Straight from the pen: Marcel
I sit and stare thoughtfully. I've been asked to submit my blog on time and to be quite honest, I don't feel like writing about something as trivial as cutting down on drinking at the moment. In fact; I wouldn't know what to talk about. Shall I instead write about the morons who trudged through the hardware store this week? Looking for materials to build pens for the piles of toilet paper they'd hoarded the week before? Or to wood for a do-it-yourself coffin?
Am I telling you about those men of a certain age and a certain weight on mountain bikes who, with the gaze of mad Japanese kamikaze pilots, tried to drive me the imaginary folds out of my running tights, while I was just desperately trying to keep my distance? Am I boring you for the umpteenth time with my stories about a training schedule where the load is approaching its peak, while I know that my run in May will probably not go on after all? I doubt because while I pass, people are fighting for their lives. I drink spa red with apple juice while public life has come to a standstill, and I think zero point zeros are a bit of a problem these days, but I only drink them because no one wants, dares and is allowed to come near me. What is it all about in the end?
Then I realize that writing for IkPas is voluntary, but that voluntary does not mean without obligation. And I also made a mistake this week, so it would be a bit silly not to share this with you, while my success stories (look at me cool alcohol-free) did find their way to my blog. So naked with those buttocks.
After my walk in the Grenspark last Sunday, I came back to my car. Enjoyed the round, but also confused. On the way almost eaten by a set of dentures on legs of which the owner in a tracksuit looked indifferently the other way, amazed by the behavior of the XXL Sweet Milks who tried to infect and/or liquidate me, and dismayed by everything that had happened this week . Everything felt so unreal and eerie and when you spend hours alone carrying your mother's soul through the woods, the lotto balls in your head gradually roll back into place. Walking works like a catalyst for me; impressions are processed and arranged and if the plate lingers for a while I just make the circle a little longer. It is therefore not surprising that during this period I run one or two marathon-plus distances every week.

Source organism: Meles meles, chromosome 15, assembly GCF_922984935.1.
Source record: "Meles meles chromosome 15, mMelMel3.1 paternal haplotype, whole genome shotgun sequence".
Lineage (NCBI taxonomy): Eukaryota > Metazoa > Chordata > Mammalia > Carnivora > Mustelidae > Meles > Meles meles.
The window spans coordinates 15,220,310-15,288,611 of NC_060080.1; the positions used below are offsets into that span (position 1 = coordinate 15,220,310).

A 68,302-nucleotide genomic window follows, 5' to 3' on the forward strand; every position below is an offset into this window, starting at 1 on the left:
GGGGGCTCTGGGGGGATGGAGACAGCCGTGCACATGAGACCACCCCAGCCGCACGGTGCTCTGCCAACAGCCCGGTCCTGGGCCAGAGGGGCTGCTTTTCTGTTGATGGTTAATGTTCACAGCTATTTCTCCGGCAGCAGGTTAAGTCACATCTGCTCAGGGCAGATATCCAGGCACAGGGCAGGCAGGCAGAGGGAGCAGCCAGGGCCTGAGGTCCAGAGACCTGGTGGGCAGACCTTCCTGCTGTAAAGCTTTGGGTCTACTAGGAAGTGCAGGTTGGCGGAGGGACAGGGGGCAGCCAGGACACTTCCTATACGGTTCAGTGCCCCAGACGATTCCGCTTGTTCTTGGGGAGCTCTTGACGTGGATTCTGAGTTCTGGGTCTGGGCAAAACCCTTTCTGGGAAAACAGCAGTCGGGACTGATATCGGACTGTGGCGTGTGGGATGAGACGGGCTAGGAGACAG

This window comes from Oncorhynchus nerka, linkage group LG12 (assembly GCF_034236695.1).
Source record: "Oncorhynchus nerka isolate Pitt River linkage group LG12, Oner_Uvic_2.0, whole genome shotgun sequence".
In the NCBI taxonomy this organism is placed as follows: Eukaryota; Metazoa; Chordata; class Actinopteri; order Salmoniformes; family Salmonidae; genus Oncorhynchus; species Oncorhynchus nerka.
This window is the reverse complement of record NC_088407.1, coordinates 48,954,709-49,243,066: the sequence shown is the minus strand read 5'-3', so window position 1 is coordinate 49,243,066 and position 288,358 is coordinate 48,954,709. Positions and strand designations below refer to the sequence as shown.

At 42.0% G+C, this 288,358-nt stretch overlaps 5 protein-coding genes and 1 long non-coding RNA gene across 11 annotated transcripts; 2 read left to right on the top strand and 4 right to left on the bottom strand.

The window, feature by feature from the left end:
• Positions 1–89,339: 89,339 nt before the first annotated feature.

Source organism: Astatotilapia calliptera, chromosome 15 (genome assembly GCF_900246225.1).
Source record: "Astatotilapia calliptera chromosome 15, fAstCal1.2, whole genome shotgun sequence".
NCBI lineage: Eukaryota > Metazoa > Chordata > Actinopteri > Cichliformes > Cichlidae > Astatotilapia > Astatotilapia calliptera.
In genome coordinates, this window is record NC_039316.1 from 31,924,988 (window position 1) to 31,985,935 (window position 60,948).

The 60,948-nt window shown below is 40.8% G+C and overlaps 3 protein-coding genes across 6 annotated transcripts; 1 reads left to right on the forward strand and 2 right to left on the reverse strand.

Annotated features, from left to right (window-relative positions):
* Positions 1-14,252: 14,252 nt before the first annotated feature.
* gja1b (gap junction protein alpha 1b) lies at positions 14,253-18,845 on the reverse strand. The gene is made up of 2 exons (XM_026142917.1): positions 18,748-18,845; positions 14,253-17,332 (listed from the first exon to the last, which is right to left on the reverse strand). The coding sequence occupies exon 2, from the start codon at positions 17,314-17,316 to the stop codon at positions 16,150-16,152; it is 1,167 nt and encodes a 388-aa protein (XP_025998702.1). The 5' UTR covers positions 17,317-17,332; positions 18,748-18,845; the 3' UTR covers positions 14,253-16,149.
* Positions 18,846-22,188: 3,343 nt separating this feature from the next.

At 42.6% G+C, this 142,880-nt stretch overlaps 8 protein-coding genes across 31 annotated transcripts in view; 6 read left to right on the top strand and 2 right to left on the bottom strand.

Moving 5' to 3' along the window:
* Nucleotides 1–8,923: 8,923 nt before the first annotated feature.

The car was faithfully waiting for me and as I opened the trunk I remembered that I still had a step in the back of Hertogjes. An emergency ration shall we say, and very welcome now that my regular stopping place has closed its doors. Before I knew it, I was sitting in the sun with a noble fellow who had remained cold in my fist. I was clearly emotional, but nevertheless I enjoyed the moment. Recent events have also hit me hard. The uncertainty, the lack of clarity and the realization that this could just be the last time I was here for a while. The sun warmed my body and my peace of mind and as I drove home I realized I had missed this.
When I got home I splashed in the jacuzzi and stayed put until I had become a shriveled little man (I was old already). In between I replaced my abused emptied Hertogjes a few times with a fresh family member, but otherwise I limited myself to the moment, and I was busy with that. Although this was not planned, I decided to give in anyway. It took a while.
That night I slept more restless and less than usual with the result that I had a drowsy head on Monday morning. A feeling from another era, but I still recognized it. But this day also passed and when I sat red with apple juice at the spa on Monday evening without murmuring, I realized with satisfaction that I had won another victory over myself. Times of uncertainty and sadness sometimes call for a little splurge, and whether you find comfort in a piece of cake, an impulse purchase or a drink is irrelevant. Enjoy it, deal with the consequences and continue where you left off and above all don't be too hard on yourself because in the end nothing human is foreign to us.